Desert Reconnaissance Battalion

585th Desert Reconnaissance Battalion
Battalion insignia
ActiveLate 1980s-present
Country Israel
BranchGround Forces
RoleBorder patrol
Size1 Battalion
Part of143rd "Fire Fox" (Territorial) Division, Southern Command

The Desert Reconnaissance Battalion (DRB) (also known as Unit 585 or the Bedouin Battalion) is a unit of the Israel Defense Forces. It is an ethnic minority unit consisting of volunteers from the Bedouin, Christian, Muslim, Druze and Circassian ethnoreligious groups, while the majority of the IDF and the Israeli population are Jews. The DRB was founded in the late 1980s and since then has largely been deployed on the border with the Gaza Strip on security duties.


Two DRB members pictured on an exercise in 2012

The Desert Reconnaissance Battalion (DRB), also known as Unit 585, was one of three ethnic minority units in the Israel Defense Forces (IDF).[1][2] The others are the Sword Battalion (for the Druze) and the Bedouin Trackers; the Sword Battalion has since been disbanded.[2] The vast majority of the service personnel in the IDF are Jews, the predominant ethnoreligious group in Israel and one (with the Druze and Circassians) subject to compulsory service.[3][1] Other groups are able to volunteer in the IDF and the DRB includes Bedouin, Christians, Muslims, Druse and Circassians.[1]

The majority in the DRB are Bedouin and the unit is sometimes referred to as the "Bedouin Battalion".[4][1] Most of the Arabs in the IDF are Bedouin from southern Israeli Naqab. Around 80% of the Naqab Bedouin recruits elect to serve in the DRB or the Bedouin Trackers, with most selecting the DRB.[2][3][5]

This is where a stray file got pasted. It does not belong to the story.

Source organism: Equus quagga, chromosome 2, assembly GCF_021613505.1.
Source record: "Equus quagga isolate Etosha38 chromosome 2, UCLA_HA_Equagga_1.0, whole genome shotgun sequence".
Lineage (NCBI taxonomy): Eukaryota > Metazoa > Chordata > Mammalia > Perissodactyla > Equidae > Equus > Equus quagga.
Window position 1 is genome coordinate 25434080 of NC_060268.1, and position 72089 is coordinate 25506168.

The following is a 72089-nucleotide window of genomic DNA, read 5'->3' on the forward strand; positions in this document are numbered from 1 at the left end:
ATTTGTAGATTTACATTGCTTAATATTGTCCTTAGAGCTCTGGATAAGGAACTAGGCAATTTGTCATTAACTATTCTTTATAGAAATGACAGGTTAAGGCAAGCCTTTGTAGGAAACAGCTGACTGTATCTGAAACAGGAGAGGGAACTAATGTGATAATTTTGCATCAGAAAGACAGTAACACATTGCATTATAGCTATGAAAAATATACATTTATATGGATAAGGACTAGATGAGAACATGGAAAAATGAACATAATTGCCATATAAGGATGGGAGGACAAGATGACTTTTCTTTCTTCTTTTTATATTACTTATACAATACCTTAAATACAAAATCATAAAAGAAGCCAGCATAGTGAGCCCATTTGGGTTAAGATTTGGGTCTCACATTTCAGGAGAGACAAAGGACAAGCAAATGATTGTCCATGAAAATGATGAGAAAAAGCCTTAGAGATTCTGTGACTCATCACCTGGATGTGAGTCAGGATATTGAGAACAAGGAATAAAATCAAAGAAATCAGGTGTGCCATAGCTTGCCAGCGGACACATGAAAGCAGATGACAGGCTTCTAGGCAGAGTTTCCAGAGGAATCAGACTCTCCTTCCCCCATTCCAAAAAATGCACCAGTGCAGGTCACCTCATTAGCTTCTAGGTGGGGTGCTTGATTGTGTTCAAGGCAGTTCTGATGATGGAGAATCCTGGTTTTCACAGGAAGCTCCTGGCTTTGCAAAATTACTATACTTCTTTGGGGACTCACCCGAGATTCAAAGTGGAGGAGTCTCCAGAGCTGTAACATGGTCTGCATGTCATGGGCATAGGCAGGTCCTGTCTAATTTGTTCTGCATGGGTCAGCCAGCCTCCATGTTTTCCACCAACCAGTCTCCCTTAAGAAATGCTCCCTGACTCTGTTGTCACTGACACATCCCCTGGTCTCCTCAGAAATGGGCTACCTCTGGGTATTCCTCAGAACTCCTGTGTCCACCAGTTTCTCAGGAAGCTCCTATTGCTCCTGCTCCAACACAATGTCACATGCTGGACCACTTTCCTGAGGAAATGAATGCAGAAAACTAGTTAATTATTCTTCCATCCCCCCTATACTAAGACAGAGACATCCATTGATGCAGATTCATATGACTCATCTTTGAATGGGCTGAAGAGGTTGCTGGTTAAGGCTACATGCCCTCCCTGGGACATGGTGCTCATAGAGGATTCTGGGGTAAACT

Around 1,500 Bedouin currently serve in the IDF, though the leadership have made efforts to increase this number. Since the founding of the state in 1948 more than 110 Bedouin have been killed whilst serving in the IDF.[6]

Operational history[edit]

DRB Humvees

The DRB was founded in the late 1980s, since which it has largely served on the border between Israel and the Gaza Strip. It has a base nearby at Kissufim.[1] The battalion serves alongside the Bedouin Trackers on patrols, using tracking techniques to search for terrorists and to prevent infiltration of the border.[3] Because some members face threats and harassment from members of their community they are permitted to travel to and from duty out of uniform.[3]

The Desert Reconnaissance Battalion is equipped with MDT David light armoured personnel carriers, Wolf Armoured Vehicles and Humvees.[1] It is currently part of the 143rd "Fire Fox" (Territorial) Division of Southern Command.[6]

For much of its history the Desert Reconnaissance Battalion had been deployed to the dangerous Rafah Border Crossing. Five soldiers of the battalion were killed there in 2004, after which the Israeli newspaper Haaretz asked whether the unit had been assigned this post due to the perceived lower social standing of its soldiers.[7] It had spent the preceding four years at Rafah while other frontline units were rotated through the post.[4] The unit's first Bedouin commanding officer was appointed in December 2004.[8]


  1. ^ a b c d e f Frantzman, Seth J. (13 October 2016). "Meet the IDF's 'Beduin battalion'". The Jerusalem Post. Retrieved 21 July 2022.
  2. ^ a b c Kanaaneh, Rhoda Ann (10 October 2008). Surrounded: Palestinian Soldiers in the Israeli Military. Stanford University Press. p. 52. ISBN 978-0-8047-6978-5.
  3. ^ a b c d Sim, David (6 December 2016). "The Arab soldiers who join the Israeli army to fight for the Jewish state". International Business Times UK. Retrieved 21 July 2022.
  4. ^ a b "Discrimination in Life and Death". Haaretz. 15 December 2004. Retrieved 21 July 2022.
  5. ^ Gross, Judah Ari (22 April 2015). "Israel remembers its fallen from minority communities". Retrieved 21 July 2022.
  6. ^ a b Ahronheim, Anna (12 January 2020). "Arab Christians and Bedouins in the IDF: Meet the members of Unit 585". The Jerusalem Post.
  7. ^ Kanaaneh, Rhoda Ann (10 October 2008). Surrounded: Palestinian Soldiers in the Israeli Military. Stanford University Press. p. 55. ISBN 978-0-8047-6978-5.
  8. ^ Cohen, Stuart A. (24 January 2008). Israel and its Army: From Cohesion to Confusion. Routledge. p. 170. ISBN 978-1-134-14640-6.